Source: Data for 1861 to 1880 derived from Rafael A. Bayley, The National Loans of the United States from July 4, 1776, to June 30, 1880, second edition, facs rpt (New York: Burt Franklin, 1970 [1881]), 180-84 and Annual Report of the Secretary of the Treasury on the State of the Finances, (Washington, DC: Government Printing Office, 1861), 44. Post-1880 numbers derived from “Analysis of the Principal of the Interest-Bearing Public Debt of the United States from July 1, 1856 to July 1, 1912,” idem (1912), 102-03; “Comparative Statement of the Public Debt Outstanding June 30, 1933 to 1939,” idem (1939), 452-53; “Composition of the Public Debt at the End of the Fiscal Years 1916 to 1938,” idem, 454-55; “Public Debt by Security Classes, June 30, 1939-49,” idem (1949), 400-01; “Public Debt Outstanding by Security Classes, June 30, 1945-55,” idem (1955); “Public Debt Outstanding by Classification,” Annual Report of the Secretary of the Treasury on the State of the Finances, Statistical Appendix (Washington, DC: Government Printing Office, 1975), 67-71.

Nonmarketable Debt Securities

Securities sold as nonmarketable debt come in the forms above–certificate of indebtedness, bill, note, and bond. Most, but not all, nonmarketable securities fall into these series or categories:

Depositary Series
Made up of depositary bonds held by depositary banks. These are banks that provide banking facilities for the Treasury. Depositary bonds act as collateral for the Treasury funds deposited at the bank. The interest on these collateral securities provides the banks with income for the services rendered.
Foreign Government Series
The group of Treasury securities sold to foreign governments or used in foreign exchange stabilization operations.
Government Account Series
Refers to all types of securities issued to or by government accounts and trust funds.
Investment Series
Contains Treasury Bond, Investment Series securities sold to institutional investors.
REA Series
Rural electrification Administration Series securities are sold to recipients of Rural Electrification Administration loans who have unplanned excess loan money. Holding on to excess funds in the form of bonds give the borrower the capacity to cash in the bonds and retrieve the unused loan funds without the need for negotiating a new loan.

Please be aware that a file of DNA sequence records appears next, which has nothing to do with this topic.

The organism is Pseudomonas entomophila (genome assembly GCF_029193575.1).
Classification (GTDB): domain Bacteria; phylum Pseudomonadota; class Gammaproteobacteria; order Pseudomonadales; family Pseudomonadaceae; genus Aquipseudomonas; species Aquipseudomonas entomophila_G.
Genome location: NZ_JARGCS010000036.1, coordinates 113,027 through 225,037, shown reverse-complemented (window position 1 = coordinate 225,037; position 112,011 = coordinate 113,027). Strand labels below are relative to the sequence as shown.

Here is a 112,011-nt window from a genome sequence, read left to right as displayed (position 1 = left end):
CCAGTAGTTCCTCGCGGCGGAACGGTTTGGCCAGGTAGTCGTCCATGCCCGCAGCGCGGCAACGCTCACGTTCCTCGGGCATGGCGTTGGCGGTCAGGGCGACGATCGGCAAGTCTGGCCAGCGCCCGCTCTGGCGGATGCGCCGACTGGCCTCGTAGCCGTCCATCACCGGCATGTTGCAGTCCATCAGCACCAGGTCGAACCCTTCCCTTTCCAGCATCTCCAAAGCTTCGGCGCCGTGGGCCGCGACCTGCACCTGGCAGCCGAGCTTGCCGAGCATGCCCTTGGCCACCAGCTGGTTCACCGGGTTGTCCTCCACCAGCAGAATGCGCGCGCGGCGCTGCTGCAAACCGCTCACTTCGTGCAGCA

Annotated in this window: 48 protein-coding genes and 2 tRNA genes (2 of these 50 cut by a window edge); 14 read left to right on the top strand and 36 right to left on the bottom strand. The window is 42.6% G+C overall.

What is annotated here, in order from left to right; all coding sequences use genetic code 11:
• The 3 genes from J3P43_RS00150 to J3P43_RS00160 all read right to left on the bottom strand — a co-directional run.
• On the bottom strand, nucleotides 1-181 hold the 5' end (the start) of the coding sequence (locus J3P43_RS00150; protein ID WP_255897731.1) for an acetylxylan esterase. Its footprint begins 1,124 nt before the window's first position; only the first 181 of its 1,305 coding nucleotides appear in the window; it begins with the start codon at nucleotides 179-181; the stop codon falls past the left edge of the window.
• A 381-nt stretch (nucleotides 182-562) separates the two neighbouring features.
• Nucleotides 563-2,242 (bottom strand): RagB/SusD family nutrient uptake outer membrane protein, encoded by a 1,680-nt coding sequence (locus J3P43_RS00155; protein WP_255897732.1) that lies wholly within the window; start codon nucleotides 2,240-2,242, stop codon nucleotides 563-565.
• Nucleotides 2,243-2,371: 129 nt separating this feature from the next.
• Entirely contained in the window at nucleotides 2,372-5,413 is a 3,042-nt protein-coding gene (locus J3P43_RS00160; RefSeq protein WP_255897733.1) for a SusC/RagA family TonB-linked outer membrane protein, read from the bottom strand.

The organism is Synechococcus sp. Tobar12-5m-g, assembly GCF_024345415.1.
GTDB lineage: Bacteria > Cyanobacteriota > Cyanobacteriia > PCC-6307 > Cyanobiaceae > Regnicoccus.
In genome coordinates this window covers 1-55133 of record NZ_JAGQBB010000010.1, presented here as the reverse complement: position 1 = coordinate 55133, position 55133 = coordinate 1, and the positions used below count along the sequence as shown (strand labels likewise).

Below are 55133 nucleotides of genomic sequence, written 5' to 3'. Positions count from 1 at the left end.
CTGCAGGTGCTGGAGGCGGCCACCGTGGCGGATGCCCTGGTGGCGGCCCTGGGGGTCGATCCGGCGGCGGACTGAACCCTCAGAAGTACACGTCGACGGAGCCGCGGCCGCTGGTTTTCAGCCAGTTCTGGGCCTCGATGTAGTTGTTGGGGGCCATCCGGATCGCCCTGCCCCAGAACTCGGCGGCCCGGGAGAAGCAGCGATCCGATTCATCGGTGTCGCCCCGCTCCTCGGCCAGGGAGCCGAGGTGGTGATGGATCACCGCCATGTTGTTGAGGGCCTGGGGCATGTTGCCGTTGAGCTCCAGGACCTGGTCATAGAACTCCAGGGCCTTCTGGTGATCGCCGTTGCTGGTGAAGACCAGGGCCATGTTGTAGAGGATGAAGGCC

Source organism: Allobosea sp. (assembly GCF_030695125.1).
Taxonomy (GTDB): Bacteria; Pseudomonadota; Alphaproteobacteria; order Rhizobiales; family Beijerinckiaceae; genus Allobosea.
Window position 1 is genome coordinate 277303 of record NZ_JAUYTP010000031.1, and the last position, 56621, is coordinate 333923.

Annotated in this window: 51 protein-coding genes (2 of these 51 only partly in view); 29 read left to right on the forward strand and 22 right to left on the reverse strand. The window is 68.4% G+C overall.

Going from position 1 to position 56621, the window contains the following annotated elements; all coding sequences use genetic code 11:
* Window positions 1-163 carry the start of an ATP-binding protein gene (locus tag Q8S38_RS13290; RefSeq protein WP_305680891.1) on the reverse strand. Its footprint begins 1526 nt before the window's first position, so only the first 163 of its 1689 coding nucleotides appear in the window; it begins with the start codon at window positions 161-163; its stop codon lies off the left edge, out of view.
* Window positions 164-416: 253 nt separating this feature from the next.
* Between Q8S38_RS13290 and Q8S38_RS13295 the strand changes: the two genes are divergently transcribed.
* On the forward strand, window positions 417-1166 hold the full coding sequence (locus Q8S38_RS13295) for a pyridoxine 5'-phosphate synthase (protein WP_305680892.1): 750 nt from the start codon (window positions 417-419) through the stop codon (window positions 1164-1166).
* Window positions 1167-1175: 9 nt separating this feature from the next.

SLG Series
State and Local Government Series securities were first issued in 1972 to help state and municipal governments meet federal arbitrage restrictions.
US Savings Securities
United States Savings Securities refers to a group of securities consisting of savings stamps and bonds (most notably United States Savings Bonds) aimed at small, non-institutional investors.

A number of nonmarketable securities fall outside these series. The special issue securities sold to the Federal Reserve in 1917 (the first securities recognized as nonmarketable) and mentioned above do not fit into any of these categories, neither do securities providing tax advantages like Mortgage Guaranty Insurance Company Tax and Loss Bonds or Special Notes of the United States issued on behalf of the International Monetary Fund. Treasury reports are, in fact, frustratingly full of anomalies and contradictions. One major anomaly is Postal Savings Bonds. First issued in 1911, Postal Savings Bonds were United States Savings Securities that were bought by depositors in the now defunct Postal Savings System. These bonds, unlike United States Savings Bonds, were fully marketable and could be bought and sold on the open market. As a savings security, it is included in the nonmarketable United States Savings Security series even though it is marketable. (It is to include these anomalous securities that we begin the graphs below in 1910.)

The United States Savings Security Series and the Government Account Series were the most significant in the growth of the nonmarketable debt component of the public debt. (See Figure 10.) The real rise in savings securities began with the introduction of the nonmarketable United States Savings Bonds in 1935. The bond drives of World War II established these savings bonds in the American psyche and small investor portfolios. Securities issued for the benefit of government funds or programs began in 1925 and, as in the case of savings securities, really took off with the stimulus of World War II. The growth of government and government programs continued to stimulate the growth of the Government Account Series, making it the largest part of nonmarketable debt by 1975. (See Figure 13.)

Source: Various tables and exhibits, Annual Report of the Secretary of the Treasury on the State of the Finances, (Washington, DC: Government Printing Office, 1910-1932); “Comparative Statement of the Public Debt Outstanding June 30, 1933 to 1939,” idem (1939), 452-53; “Composition of the Public Debt at the End of the Fiscal Years 1916 to 1938,” idem, 454-55; “Public Debt by Security Classes, June 30, 1939-49,” idem (1949), 400-01; “Public Debt Outstanding by Security Classes, June 30, 1945-55,” idem (1955); “Public Debt Outstanding by Classification,” Annual Report of the Secretary of the Treasury on the State of the Finances, Statistical Appendix (Washington, DC: Government Printing Office, 1975), 67-71.

The Depositary, REA, and SLG series were of minor importance throughout the period with depositary bonds declining because their fixed interest rate of 2% became increasing uncompetitive with the rise in inflation. (See Figure 11.) As the Investment Series was tied to a single security, it declined with the gradual redemptions of Treasury Bond, Investment Series securities. (See Figure 12.) The Foreign Government Series grew with escalating efforts to stabilize the value of dollar in foreign exchange markets. (See Figure 12.)